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The Housing Benefit (Decision and Appeals) Regulations 2001 state that any 'person affected' by a relevant decision can ask the council to revise its decision (Look at the decision again).
It also states that a person affected can appeal against our decision to an independent appeal tribunal (The Tribunal Service).
This means that every time a decision is made about your benefit, you are sent a letter (Decision notice) notifying you of the amount of Housing and Council Tax Reduction you have been awarded, if you have been overpaid/underpaid or if your benefit has been terminated. If you disagree with this decision you will have to appeal in writing within one calendar month of the decision, stating your reasons as to why you feel that your calculation has been assessed incorrectly.
A relevant decision is any matter concerning a claim for benefit, for example: the amount of benefit payable; the rent eligible for benefit; the calculation of a claimant's income or the calculation and recovery of an overpayment. Some decisions, mainly administrative, do not carry a right of appeal. You will be notified if the matter you are disputing does not carry the right of appeal.
A request for a revision means that we will look again at its decision regarding a claim for benefit and will make sure that it has been assessed correctly.
An appeal means that a Tribunal, independent of the council and the Department for Works and Pensions (DWP), will consider our decision. An appeal only becomes an appeal if the request for revision has been turned down.
This means that only the claimant can ask us to revise a decision concerning the calculation of a claimant's entitlement; and that the landlord or agent can only ask us to revise a decision about whether payment should be made to a landlord and whether the decision to recover an overpayment from a landlord or agent has been correctly made
A person affected can query the Council's decision and request further information (Statement of Reasons) about the decision. The Council will give you an explanation, sometimes over the phone. If after you receive your explanation you can appeal or request a revision of the Council's decision
The affected person must write to us within one calendar month of the date on the notification letter. In the request for revision the 'Person Affected' must state reasons as to why they feel the decision is wrong.
In exceptional circumstances we will extend the time limit for requesting a decision to be revised. The person affected must write to us giving reasons for not requesting a revision at the appropriate time.
We will not consider a later request for a revision where the request is made 13 months after the decision notice was first issued.
After reconsidering our decision we will write to the person affected stating that the decision has been changed or that it will stay the same. We may request further information from the person affected before making our final decision. The person must provide the information within one month of the request.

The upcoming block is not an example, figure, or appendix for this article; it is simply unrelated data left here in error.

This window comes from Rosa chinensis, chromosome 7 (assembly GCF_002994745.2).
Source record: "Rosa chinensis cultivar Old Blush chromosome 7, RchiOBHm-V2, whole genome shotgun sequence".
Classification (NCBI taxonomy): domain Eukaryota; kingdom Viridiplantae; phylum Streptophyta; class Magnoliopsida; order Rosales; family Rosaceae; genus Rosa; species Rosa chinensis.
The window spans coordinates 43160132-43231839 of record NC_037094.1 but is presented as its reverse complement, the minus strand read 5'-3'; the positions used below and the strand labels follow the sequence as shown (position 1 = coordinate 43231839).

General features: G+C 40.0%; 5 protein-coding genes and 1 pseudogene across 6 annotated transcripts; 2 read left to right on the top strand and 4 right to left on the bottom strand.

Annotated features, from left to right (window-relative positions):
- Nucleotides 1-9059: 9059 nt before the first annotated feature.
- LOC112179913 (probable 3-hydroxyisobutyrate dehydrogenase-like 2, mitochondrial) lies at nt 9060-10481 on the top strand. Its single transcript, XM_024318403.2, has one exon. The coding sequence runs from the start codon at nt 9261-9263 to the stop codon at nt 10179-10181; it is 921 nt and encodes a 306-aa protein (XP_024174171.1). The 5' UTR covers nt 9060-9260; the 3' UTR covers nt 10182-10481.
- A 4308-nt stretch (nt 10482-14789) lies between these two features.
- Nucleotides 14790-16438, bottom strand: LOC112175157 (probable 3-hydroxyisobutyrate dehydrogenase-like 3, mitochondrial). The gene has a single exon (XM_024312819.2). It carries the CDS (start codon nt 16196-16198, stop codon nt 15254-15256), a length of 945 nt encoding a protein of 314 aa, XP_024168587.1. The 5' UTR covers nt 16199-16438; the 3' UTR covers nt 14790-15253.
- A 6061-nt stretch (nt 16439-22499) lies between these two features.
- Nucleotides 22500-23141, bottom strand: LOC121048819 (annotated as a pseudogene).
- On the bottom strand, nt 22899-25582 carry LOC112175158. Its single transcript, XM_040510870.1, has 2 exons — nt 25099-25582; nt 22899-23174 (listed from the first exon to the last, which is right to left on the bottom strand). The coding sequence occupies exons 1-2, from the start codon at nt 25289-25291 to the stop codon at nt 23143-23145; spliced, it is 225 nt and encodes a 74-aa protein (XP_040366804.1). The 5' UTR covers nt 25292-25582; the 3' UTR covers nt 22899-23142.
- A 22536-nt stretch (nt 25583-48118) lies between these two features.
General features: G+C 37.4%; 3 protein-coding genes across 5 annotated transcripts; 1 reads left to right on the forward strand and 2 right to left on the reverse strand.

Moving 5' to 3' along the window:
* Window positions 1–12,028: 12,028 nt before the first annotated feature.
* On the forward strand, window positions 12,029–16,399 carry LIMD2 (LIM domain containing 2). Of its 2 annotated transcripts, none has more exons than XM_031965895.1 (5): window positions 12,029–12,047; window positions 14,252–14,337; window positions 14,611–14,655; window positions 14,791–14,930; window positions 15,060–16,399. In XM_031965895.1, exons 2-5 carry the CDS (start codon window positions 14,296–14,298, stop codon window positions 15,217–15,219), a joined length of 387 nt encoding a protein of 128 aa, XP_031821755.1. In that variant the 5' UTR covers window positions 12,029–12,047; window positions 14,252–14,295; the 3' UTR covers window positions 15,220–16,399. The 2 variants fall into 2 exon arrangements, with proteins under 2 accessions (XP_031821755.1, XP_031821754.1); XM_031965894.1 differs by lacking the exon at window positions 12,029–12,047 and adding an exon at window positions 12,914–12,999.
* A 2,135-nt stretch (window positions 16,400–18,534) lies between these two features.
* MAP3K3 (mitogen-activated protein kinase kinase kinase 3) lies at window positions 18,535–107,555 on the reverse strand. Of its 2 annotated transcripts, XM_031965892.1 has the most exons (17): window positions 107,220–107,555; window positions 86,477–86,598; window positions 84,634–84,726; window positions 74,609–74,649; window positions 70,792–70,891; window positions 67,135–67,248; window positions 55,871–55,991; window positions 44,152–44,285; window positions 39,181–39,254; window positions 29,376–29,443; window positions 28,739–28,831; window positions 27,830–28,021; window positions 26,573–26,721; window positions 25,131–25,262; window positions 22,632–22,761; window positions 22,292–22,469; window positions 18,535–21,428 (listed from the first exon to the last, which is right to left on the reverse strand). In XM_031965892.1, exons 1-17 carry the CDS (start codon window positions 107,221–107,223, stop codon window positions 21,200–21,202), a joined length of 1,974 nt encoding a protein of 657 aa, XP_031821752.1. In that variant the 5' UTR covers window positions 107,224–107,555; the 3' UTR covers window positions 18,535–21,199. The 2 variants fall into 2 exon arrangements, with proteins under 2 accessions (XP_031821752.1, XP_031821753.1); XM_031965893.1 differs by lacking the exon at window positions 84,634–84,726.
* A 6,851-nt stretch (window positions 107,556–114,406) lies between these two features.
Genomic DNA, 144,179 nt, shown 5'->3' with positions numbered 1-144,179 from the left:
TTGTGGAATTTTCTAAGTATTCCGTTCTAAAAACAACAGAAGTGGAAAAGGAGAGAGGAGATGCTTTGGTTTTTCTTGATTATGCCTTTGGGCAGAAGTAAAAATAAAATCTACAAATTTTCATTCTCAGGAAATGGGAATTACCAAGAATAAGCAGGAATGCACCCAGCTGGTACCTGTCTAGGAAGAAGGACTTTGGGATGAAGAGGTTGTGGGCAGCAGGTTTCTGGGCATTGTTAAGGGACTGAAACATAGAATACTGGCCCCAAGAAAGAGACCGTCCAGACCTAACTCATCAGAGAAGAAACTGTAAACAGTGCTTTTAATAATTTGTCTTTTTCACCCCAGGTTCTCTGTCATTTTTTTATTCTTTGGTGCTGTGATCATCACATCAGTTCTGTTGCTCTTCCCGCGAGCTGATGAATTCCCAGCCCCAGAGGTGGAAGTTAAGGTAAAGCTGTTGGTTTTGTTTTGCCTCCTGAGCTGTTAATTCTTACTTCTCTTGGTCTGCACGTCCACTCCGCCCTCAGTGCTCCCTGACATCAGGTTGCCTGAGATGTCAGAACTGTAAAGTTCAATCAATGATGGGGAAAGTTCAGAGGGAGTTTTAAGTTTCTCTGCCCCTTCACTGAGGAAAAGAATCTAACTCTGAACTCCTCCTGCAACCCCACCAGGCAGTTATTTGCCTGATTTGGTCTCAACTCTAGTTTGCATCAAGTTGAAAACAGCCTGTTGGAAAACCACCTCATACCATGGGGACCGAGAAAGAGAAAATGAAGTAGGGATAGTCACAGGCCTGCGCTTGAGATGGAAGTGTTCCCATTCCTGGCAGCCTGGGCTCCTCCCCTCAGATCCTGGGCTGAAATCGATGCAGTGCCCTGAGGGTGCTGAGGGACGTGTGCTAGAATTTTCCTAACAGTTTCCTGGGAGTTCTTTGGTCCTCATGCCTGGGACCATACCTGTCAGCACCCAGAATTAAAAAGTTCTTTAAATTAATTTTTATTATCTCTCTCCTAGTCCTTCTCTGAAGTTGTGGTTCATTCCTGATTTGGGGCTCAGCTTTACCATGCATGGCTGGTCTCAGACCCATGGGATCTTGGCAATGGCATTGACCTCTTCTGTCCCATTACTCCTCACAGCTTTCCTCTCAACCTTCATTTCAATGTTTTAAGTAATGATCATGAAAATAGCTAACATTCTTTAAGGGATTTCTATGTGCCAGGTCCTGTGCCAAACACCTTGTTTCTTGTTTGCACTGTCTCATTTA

A person affected can ask us to provide a written Statement of Reasons. The Statement of Reasons does not affect your right of an appeal. The statement will explain how we have reached our decision. The time taken for us to provide the statement may extend the time limit for requesting a revision or seeking an appeal to the Tribunal.
A person affected by a decision may request that the Appeals Tribunal consider our decision. The request must be in writing and must be received by us within one month of the date on the decision notification letter.
Where the person affected previously requested that we revise our decision, and has received a reply from us, the person has one month from the date we notified them to ask for their case to be considered by the Appeals Tribunal.
In exceptional circumstances the time limit for requesting an appeal can be extended. The person affected must write to us giving grounds for not appealing at the appropriate time. A request for an extension of the time limit will not be considered if it is made 13 months after the notice of decision was issued.
Tribunals are held locally. The Tribunals Service will write to the person to tell them of the date, time and place of their hearing. They will also be asked if they want to attend or whether they would prefer the Tribunal to consider their case without them being present, this is called a 'paper hearing'.
In most cases the Tribunal will consist of only one panel member who is a legally qualified person. If, however, complicated financial matters are to be considered a financially qualified person will also be present. The Clerk to the Tribunal and the Council's representative may also be present.
If we, or the person affected, feels that the decision of the Lower Appeal Tribunal is wrong in law they can seek leave to appeal to the Upper Appeal Tribunal.
The amount of Benefit payable is a matter between the council and the claimant. Only the tenant can ask us to review the amount of Benefit payable. If we reduce a tenant's benefit to recover an overpayment in respect of a previous address, the current landlord cannot appeal against the decision to recover that overpayment.